JUN 01, 2020 3:18 PM PDT

What Causes 'Good' and 'Bad' Trips in the Brain

WRITTEN BY: Annie Lennon

People who use psychedelics like magic mushrooms, LSD and DMT often describe a feeling of going 'beyond their human identity'. Known as ego-death or ego-disintegration, neuroscientists from Maastricht University in the Netherlands have found a way to explain why some experience this as a 'good' or 'bad' trip.

To do so, they conducted a double-blind, placebo-controlled experiment with 60 healthy volunteers. In particular, they used MRI scans to examine each person's glutamate levels and their ego experience when using psilocybin, the psychoactive ingredient in magic mushrooms. 

Glutamate is the most common neurotransmitter in the brain. It is vital for transferring information between nerve cells and thus plays an essential role in learning and memory. 

In particular, they found significant neurological changes in both the cortex and the hippocampus when taking the psychedelic compound. While the researchers found higher glutamate levels in the prefrontal cortex while on psilocybin, they found lower levels of the substance in the hippocampus. This depended on whether the subject was having a positive experience of ego-disintegration (a 'good' trip) or a negative one.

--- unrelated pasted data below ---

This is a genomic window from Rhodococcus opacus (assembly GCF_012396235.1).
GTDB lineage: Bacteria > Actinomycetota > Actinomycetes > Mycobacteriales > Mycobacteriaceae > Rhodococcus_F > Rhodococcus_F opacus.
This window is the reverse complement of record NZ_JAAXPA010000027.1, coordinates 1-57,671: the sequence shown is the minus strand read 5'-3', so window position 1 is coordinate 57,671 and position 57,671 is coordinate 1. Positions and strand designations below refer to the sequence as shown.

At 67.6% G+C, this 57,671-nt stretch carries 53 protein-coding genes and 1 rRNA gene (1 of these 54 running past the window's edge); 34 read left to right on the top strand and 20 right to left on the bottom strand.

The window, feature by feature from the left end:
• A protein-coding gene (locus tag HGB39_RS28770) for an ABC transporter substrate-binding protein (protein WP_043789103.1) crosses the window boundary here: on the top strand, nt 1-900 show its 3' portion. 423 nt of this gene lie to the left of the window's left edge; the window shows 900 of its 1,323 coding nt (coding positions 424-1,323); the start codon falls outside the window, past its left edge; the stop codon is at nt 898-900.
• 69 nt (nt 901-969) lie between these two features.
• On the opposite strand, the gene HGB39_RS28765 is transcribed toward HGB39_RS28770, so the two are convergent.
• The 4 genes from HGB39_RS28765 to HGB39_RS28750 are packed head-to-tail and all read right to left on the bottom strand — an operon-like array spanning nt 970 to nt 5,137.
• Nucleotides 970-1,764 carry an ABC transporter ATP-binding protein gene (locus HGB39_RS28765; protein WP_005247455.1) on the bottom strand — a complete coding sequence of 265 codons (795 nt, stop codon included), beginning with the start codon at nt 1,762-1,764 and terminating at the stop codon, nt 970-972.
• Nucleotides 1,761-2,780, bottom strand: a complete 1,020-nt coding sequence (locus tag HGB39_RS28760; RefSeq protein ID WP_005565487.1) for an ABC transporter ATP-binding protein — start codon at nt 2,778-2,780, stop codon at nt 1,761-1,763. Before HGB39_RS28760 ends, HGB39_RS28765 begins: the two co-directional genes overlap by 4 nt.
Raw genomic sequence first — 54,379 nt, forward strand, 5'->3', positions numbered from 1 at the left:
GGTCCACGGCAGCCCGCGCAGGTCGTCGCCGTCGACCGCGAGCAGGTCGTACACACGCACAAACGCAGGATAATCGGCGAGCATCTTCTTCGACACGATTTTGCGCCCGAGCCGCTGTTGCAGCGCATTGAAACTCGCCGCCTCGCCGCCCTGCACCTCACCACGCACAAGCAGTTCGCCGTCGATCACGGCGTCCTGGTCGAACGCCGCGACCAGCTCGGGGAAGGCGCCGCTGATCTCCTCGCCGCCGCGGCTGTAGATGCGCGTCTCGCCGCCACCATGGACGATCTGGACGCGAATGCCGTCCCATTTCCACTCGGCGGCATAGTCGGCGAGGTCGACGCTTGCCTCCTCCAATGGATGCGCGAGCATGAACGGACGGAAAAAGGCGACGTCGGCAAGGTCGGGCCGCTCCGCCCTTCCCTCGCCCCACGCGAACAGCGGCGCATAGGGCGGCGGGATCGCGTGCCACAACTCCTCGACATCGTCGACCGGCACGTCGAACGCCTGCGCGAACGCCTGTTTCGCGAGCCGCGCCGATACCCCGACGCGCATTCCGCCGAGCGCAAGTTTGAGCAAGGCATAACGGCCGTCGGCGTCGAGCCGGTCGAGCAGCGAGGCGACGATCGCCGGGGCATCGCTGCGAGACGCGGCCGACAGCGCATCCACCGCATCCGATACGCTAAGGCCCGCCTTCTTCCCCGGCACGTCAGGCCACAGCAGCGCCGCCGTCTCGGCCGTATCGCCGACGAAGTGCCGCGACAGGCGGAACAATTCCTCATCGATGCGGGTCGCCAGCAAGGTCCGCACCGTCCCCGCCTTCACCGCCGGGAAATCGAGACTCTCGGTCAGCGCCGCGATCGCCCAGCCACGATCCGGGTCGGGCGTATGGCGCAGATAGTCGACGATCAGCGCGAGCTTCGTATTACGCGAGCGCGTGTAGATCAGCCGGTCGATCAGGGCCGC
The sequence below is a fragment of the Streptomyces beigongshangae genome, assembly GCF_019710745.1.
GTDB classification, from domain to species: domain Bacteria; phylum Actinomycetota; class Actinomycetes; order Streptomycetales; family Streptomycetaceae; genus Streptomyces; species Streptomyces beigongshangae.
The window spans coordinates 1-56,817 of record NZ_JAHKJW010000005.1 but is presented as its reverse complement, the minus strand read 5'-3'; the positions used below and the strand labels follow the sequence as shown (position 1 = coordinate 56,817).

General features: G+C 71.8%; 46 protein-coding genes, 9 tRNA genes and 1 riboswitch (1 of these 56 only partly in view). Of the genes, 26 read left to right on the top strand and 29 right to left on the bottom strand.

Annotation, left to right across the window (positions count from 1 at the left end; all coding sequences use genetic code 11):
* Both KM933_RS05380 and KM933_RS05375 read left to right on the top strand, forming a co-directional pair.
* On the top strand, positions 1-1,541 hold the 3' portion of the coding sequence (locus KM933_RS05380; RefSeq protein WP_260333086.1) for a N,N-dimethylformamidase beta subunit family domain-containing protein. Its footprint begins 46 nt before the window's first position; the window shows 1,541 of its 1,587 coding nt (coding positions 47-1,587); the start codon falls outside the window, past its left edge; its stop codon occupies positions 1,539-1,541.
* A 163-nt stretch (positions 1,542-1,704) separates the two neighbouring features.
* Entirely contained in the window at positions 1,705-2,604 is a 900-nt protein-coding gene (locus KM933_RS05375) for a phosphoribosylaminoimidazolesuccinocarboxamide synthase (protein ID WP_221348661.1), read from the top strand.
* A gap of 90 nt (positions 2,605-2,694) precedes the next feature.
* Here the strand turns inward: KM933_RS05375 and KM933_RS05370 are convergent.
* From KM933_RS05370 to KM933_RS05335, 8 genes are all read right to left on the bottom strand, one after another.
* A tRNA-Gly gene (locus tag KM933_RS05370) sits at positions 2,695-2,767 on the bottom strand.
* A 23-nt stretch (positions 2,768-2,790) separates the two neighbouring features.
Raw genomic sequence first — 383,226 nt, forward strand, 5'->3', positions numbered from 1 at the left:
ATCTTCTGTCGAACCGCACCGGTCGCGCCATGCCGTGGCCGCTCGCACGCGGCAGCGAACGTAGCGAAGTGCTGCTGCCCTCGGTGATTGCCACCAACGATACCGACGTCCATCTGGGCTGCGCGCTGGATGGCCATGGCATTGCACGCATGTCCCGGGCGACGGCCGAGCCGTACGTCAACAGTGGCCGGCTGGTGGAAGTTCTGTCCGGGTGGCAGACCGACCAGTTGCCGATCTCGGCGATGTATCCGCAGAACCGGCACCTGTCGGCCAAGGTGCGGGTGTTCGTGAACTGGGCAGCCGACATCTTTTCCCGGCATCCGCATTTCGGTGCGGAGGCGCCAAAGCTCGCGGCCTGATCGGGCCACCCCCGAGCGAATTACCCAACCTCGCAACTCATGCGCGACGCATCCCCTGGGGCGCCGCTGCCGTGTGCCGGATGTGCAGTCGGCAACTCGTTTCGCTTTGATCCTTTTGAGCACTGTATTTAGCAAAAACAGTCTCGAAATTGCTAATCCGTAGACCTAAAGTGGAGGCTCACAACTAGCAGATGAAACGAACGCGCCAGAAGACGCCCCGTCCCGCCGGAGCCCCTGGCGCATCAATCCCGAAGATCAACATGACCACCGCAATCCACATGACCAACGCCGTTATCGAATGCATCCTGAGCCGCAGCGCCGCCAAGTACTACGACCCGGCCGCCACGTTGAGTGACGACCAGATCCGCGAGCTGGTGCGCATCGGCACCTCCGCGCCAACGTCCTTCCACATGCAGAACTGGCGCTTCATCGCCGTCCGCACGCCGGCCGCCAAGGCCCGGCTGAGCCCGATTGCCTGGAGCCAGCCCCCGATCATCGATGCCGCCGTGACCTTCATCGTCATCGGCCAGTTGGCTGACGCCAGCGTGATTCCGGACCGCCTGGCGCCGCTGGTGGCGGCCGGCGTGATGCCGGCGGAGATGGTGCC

"Whereas changes in [cortical] glutamate were found to be the strongest predictor of negatively experienced ego dissolution, changes in hippocampal glutamate were found to be the strongest predictor of positively experienced ego dissolution." write the authors. 

Despite the correlation, the researchers are unsure on how this activity is linked to the ego, and to what extent it plays a role in ego dissolution. Their data nevertheless suggest that changes in glutamate levels in the hippocampus may be a key to understanding the neurological basis for 'good' trips and 'bad' trips. 

Although psychedelics are illegal in most countries around the world, clinical studies in states where they are legal such as the Netherlands and Jamaica, have started to investigate their medical benefits. Further research into the field may allow scientists to develop more effective treatments for mental health issues, including depression, anxiety, and addiction. 


Sources: Futurism, Nature, Science Alert

About the Author
University College London
Annie Lennon is a writer whose work also appears in Medical News Today, Psych Central, Psychology Today, and other outlets. When she's not writing, she is COO of Xeurix, an HR startup that assesses jobfit from gamified workplace simulations.
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